FED published additional information regarding borrower and collateral eligibility criteria for the Term Asset-Backed Securities Loan Facility (TALF). FED also outlined the information it will publicly disclose for the TALF and the Paycheck Protection Program Liquidity Facility (PPPLF) on a monthly basis. FED will disclose the name of each participant in both facilities; the amounts borrowed, interest rate charged, and value of pledged collateral; and the overall costs, revenues, and fees for each facility. The disclosures are similar to those announced in April for FED facilities that utilize CARES Act funds.
TALF was announced on March 23 as part of an initiative to support the flow of credit to U.S. consumers and businesses. This credit facility is intended to help meet the credit needs of consumers and businesses by facilitating the issuance of asset‐backed securities and improving the market conditions for asset‐backed securities. TALF will serve as a funding backstop to facilitate the issuance of eligible asset‐backed securities on or after March 23, 2020. Under the TALF, the Federal Reserve Bank of New York will commit to lend to a special purpose vehicle on a recourse basis. TALF will initially make up to USD 100 billion of loans available. The loans will have a term of three years; will be non-recourse to the borrower; and will be fully secured by eligible asset‐backed securities. No new credit extensions will be made after September 30, 2020, unless TALF is extended by FED and the Department of the Treasury.
Eligible collateral includes U.S. dollar denominated cash asset‐backed securities that have a credit rating in the highest long‐term or, if no long‐term rating is available, the highest short‐term investment‐grade rating category from at least two eligible nationally recognized statistical rating organization. It should not have a credit rating below the highest investment‐grade rating category from an eligible nationally recognized statistical rating organizations. With the exception of commercial mortgage‐backed securities, small business administration pool certificates, and Development Company Participation Certificates, eligible asset‐backed securities must be issued on or after March 23, 2020. To be eligible collateral, all or substantially all of the underlying credit exposures must be newly issued, except for commercial mortgage‐backed securities.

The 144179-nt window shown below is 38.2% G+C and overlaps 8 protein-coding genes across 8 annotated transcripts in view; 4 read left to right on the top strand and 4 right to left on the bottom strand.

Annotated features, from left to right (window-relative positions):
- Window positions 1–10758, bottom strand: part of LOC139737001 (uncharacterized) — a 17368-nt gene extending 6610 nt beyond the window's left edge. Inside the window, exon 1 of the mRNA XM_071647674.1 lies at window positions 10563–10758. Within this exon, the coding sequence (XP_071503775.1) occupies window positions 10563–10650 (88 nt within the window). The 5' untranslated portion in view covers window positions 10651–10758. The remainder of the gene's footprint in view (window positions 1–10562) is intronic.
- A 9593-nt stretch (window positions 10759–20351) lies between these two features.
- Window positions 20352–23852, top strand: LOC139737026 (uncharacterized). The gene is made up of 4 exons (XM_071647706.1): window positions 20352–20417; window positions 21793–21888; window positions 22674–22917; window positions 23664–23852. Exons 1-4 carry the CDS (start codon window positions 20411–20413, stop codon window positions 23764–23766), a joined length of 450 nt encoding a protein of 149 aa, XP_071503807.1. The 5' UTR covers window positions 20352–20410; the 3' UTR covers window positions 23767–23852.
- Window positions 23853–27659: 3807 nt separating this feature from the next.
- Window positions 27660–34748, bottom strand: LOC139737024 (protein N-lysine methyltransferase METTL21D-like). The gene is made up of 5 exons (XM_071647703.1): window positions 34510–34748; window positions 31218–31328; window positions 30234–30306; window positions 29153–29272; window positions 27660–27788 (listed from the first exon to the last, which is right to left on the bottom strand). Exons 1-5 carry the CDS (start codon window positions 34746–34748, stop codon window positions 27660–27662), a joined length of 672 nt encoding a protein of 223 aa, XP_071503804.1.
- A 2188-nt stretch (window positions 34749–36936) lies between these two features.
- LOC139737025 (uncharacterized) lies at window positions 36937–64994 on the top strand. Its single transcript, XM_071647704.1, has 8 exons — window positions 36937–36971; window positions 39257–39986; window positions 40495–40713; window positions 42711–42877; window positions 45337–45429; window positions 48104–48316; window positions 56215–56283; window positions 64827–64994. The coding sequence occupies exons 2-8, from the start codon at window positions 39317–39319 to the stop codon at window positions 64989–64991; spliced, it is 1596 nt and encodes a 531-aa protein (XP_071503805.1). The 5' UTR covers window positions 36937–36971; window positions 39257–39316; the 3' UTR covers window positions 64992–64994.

Eligible collateral must be asset‐backed securities where the underlying credit exposures are of auto loans and leases; student loans; credit card receivables (both consumer and corporate); equipment loans and leases; floor-plan loans; premium finance loans for property and casualty insurance; certain small business loans that are guaranteed by the small business administration; leveraged loans; or commercial mortgages.
Keywords: Americas, US, Banking, Term Asset Backed Securities Loan Facility, TALF, PPPLF, CARES Act, Small Business Administration, Credit Risk, Asset Backed Securities, COVID-19, FED
Leading economist; commercial real estate; performance forecasting, econometric infrastructure; data modeling; credit risk modeling; portfolio assessment; custom commercial real estate analysis; thought leader.
The Office of the Superintendent of Financial Institutions (OSFI) published an update on the discussion paper that intended to engage federally regulated financial institutions and other interested stakeholders in a dialog with OSFI, to proactively enhance and align assurance expectations over key regulatory returns.
The European Commission (EC) published a report summarizing responses to the targeted consultation on the supervisory convergence and the single rulebook in the European Union (EU).
The European Central Bank (ECB) published its opinion on a proposal for a regulation on European green bonds, following a request from the European Parliament.
The Advisory Scientific Committee (ASC) of the European Systemic Risk Board (ESRB) published a report that explores the expected impact of digitalization on provision of financial and banking services, and proposes policy measures to address the risks stemming from digitalization.
The Hong Kong Monetary Authority (HKMA) is consulting on the draft Financial Institutions (Resolution) Ordinance (Cap. 628), or FIRO, Code of Practice chapter on liquidity and funding in resolution, until March 14, 2022.
The Swedish Financial Supervisory Authority (FI) announced that the capital adequacy reporting as at December 31, 2021 must be done by February 11, 2022.
The European Banking Authority (EBA) announced that the guidelines on the reporting and disclosure of exposures subject to measures COVID-relief measures shall continue to apply until further notice.
The Central Bank of the Philippines (BSP) issued communications covering developments related to online lending platforms, open finance framework and roadmap, and on the expected regulations in the area sustainable finance.
The Board of Governors of the Federal Reserve System (FED) published the final rule that amends Regulation I to reduce the quarterly reporting burden for member banks by automating the application process for adjusting their subscriptions to the Federal Reserve Bank capital stock, except in the context of mergers.
The European Banking Authority (EBA) published its assessment of risks through the quarterly Risk Dashboard and the results of the Autumn edition of the Risk Assessment Questionnaire (RAQ).